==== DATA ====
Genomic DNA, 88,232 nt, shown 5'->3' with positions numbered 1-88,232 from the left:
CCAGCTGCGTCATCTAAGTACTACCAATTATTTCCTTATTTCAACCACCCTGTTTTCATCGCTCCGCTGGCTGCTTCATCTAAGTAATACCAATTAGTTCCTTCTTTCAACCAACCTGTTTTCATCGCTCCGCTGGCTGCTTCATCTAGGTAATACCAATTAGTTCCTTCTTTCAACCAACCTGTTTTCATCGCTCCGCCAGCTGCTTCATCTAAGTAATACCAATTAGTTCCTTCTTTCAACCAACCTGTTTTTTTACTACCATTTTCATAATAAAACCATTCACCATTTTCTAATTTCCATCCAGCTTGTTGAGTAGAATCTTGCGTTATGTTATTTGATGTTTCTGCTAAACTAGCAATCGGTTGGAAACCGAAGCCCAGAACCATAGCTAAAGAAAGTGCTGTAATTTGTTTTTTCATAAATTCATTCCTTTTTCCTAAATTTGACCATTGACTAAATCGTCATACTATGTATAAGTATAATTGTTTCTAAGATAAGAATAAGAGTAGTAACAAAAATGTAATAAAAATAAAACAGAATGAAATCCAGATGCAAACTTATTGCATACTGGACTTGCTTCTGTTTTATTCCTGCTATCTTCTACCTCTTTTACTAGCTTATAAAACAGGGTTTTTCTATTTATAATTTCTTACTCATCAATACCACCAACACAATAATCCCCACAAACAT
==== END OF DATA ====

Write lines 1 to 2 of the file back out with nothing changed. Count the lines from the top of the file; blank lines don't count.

Genomic DNA, 88,232 nt, shown 5'->3' with positions numbered 1-88,232 from the left:
CCAGCTGCGTCATCTAAGTACTACCAATTATTTCCTTATTTCAACCACCCTGTTTTCATCGCTCCGCTGGCTGCTTCATCTAAGTAATACCAATTAGTTCCTTCTTTCAACCAACCTGTTTTCATCGCTCCGCTGGCTGCTTCATCTAGGTAATACCAATTAGTTCCTTCTTTCAACCAACCTGTTTTCATCGCTCCGCCAGCTGCTTCATCTAAGTAATACCAATTAGTTCCTTCTTTCAACCAACCTGTTTTTTTACTACCATTTTCATAATAAAACCATTCACCATTTTCTAATTTCCATCCAGCTTGTTGAGTAGAATCTTGCGTTATGTTATTTGATGTTTCTGCTAAACTAGCAATCGGTTGGAAACCGAAGCCCAGAACCATAGCTAAAGAAAGTGCTGTAATTTGTTTTTTCATAAATTCATTCCTTTTTCCTAAATTTGACCATTGACTAAATCGTCATACTATGTATAAGTATAATTGTTTCTAAGATAAGAATAAGAGTAGTAACAAAAATGTAATAAAAATAAAACAGAATGAAATCCAGATGCAAACTTATTGCATACTGGACTTGCTTCTGTTTTATTCCTGCTATCTTCTACCTCTTTTACTAGCTTATAAAACAGGGTTTTTCTATTTATAATTTCTTACTCATCAATACCACCAACACAATAATCCCCACAAACAT